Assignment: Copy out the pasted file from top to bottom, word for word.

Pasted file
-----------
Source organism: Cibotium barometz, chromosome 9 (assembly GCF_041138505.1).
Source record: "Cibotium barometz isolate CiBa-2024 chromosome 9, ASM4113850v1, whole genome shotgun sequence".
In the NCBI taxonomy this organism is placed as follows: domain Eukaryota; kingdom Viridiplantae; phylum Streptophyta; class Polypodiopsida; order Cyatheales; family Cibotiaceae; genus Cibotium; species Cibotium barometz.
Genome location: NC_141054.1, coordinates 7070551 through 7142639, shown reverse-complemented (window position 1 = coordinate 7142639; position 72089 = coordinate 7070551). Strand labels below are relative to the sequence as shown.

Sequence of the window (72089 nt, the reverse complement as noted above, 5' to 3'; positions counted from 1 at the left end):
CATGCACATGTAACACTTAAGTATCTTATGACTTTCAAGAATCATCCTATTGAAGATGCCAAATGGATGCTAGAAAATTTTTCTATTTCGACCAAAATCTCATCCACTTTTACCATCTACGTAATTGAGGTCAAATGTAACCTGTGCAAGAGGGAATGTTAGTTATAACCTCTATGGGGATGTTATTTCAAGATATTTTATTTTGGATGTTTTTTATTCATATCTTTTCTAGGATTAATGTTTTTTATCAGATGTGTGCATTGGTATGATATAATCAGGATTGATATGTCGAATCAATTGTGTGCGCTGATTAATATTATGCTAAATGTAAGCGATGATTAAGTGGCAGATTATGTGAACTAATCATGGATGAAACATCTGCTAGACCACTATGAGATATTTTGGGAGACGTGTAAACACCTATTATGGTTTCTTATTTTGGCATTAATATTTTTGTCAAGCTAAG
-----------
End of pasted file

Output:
Source organism: Cibotium barometz, chromosome 9 (assembly GCF_041138505.1).
Source record: "Cibotium barometz isolate CiBa-2024 chromosome 9, ASM4113850v1, whole genome shotgun sequence".
In the NCBI taxonomy this organism is placed as follows: domain Eukaryota; kingdom Viridiplantae; phylum Streptophyta; class Polypodiopsida; order Cyatheales; family Cibotiaceae; genus Cibotium; species Cibotium barometz.
Genome location: NC_141054.1, coordinates 7070551 through 7142639, shown reverse-complemented (window position 1 = coordinate 7142639; position 72089 = coordinate 7070551). Strand labels below are relative to the sequence as shown.

Sequence of the window (72089 nt, the reverse complement as noted above, 5' to 3'; positions counted from 1 at the left end):
CATGCACATGTAACACTTAAGTATCTTATGACTTTCAAGAATCATCCTATTGAAGATGCCAAATGGATGCTAGAAAATTTTTCTATTTCGACCAAAATCTCATCCACTTTTACCATCTACGTAATTGAGGTCAAATGTAACCTGTGCAAGAGGGAATGTTAGTTATAACCTCTATGGGGATGTTATTTCAAGATATTTTATTTTGGATGTTTTTTATTCATATCTTTTCTAGGATTAATGTTTTTTATCAGATGTGTGCATTGGTATGATATAATCAGGATTGATATGTCGAATCAATTGTGTGCGCTGATTAATATTATGCTAAATGTAAGCGATGATTAAGTGGCAGATTATGTGAACTAATCATGGATGAAACATCTGCTAGACCACTATGAGATATTTTGGGAGACGTGTAAACACCTATTATGGTTTCTTATTTTGGCATTAATATTTTTGTCAAGCTAAG